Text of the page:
So Green started reading about substance abuse and schizo- phrenia. He then asked some of the nurses at MMHC if clozapine seemed to affect patients' alcoholism or other addictions. "Well, you know," Green recalls their telling him, "it might be helpful."

One day, he shared some of these budding ideas in a lecture, and not long after that he got a call from a colleague. "We have two patients over here who had been put on clozapine who had longtime, long-standing problems with alcohol [and] who stopped using alcohol," Green recalls the colleague telling him. Soon other providers began sharing similar anecdotes.

That impelled Green to contact Dr. Robert Drake, a psychiatrist at Dartmouth who is acclaimed for his work studying and developing treatments for people who suffer from both severe mental illness and addiction. Drake shared with Green some data that he had on patients with schizophrenia who had taken clozapine.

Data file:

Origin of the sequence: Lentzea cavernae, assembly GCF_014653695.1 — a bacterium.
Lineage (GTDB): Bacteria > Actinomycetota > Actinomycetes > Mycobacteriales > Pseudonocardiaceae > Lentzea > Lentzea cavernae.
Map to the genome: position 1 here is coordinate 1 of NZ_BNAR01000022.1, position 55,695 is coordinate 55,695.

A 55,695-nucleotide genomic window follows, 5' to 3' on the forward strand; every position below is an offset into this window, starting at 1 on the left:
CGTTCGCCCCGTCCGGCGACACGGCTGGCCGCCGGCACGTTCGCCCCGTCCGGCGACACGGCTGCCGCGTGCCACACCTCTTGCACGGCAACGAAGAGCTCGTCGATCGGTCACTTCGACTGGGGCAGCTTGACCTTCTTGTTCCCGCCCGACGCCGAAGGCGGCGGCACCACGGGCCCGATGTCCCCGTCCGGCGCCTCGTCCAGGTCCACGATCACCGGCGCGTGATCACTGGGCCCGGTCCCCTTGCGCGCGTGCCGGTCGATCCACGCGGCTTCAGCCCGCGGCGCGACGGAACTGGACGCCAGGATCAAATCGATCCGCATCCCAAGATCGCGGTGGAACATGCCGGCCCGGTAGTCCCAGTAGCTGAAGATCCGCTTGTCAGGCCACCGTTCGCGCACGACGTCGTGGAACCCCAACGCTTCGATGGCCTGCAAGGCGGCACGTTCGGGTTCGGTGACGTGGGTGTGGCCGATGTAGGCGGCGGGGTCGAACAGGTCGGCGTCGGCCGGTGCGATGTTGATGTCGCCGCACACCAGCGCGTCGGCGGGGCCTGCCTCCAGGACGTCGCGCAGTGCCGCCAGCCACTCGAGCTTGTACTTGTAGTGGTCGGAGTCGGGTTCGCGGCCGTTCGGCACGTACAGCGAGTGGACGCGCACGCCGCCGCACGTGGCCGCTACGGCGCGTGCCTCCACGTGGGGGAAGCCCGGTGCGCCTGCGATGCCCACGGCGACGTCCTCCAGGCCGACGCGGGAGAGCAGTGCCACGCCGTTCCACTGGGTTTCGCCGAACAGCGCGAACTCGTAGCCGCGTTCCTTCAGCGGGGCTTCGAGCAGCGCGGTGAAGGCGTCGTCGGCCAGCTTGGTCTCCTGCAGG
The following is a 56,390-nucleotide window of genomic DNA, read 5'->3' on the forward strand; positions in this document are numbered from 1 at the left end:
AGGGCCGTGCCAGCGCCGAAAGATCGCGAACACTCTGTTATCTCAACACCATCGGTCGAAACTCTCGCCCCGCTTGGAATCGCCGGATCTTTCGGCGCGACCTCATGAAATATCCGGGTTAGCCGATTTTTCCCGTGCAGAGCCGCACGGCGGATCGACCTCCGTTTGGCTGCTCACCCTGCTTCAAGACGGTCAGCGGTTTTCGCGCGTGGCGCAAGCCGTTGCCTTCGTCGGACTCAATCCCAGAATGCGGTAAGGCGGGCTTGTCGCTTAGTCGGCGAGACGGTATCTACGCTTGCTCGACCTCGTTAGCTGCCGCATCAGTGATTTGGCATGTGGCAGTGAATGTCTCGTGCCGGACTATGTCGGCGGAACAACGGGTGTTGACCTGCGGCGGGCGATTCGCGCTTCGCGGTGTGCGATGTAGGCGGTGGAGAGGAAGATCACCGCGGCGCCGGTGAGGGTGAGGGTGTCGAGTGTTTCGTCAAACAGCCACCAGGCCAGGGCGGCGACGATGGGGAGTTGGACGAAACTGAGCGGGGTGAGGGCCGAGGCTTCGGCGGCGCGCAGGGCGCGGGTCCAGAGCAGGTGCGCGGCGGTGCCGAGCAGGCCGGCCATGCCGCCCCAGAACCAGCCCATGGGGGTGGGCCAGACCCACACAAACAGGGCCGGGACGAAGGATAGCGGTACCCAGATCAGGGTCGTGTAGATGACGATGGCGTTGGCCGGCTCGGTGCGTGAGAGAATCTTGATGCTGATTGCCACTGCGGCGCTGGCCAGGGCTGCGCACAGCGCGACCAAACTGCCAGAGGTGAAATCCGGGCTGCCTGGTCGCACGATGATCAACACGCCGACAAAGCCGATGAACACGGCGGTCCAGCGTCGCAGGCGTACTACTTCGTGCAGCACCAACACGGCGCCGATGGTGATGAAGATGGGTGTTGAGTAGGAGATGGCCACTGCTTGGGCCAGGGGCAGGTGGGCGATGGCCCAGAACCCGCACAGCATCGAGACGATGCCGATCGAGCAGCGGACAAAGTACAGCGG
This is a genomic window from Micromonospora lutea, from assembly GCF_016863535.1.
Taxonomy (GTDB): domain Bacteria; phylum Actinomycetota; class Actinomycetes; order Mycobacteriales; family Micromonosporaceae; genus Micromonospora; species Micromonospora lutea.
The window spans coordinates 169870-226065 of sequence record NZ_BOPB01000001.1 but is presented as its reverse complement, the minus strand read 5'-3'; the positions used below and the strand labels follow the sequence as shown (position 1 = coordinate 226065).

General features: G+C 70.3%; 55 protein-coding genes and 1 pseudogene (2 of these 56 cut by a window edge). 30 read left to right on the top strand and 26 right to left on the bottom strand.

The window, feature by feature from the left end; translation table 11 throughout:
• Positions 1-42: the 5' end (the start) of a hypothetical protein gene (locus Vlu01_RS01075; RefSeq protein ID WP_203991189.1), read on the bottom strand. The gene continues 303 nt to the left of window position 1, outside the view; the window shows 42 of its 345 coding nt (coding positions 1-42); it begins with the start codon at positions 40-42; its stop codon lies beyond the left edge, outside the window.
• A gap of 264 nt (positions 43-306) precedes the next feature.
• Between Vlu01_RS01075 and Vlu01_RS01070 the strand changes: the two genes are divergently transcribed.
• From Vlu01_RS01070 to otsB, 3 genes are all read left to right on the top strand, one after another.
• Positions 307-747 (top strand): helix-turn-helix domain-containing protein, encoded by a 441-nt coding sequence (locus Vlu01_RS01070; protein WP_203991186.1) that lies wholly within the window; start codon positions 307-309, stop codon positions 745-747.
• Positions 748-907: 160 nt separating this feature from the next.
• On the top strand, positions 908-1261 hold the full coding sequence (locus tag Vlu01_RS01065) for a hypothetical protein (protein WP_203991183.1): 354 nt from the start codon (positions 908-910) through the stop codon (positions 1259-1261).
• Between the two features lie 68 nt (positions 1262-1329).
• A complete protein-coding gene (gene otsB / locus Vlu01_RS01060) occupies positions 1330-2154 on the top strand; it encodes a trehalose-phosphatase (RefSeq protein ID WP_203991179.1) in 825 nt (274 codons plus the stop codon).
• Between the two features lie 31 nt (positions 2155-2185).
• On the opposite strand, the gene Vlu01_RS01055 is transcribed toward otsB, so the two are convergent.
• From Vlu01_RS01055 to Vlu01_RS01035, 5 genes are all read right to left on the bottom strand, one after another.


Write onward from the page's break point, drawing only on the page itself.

"We looked back and found that, in fact, those who had been put on clozapine had a dramatic decrease in alcohol abuse compared to those who hadn't," observes Green. Those initial findings led him to pursue a whole series of studies about clozapine, which, in turn, helped him to piece together his central theory about schizophrenia and substance abuse.

"Schizophrenia itself," he explains, "is a disorder that is associated with certain brain abnormalities . . . in the area of the brain that, among other things, regulates brain reward circuitry—the [system] that perhaps allows us to appreciate things in the world.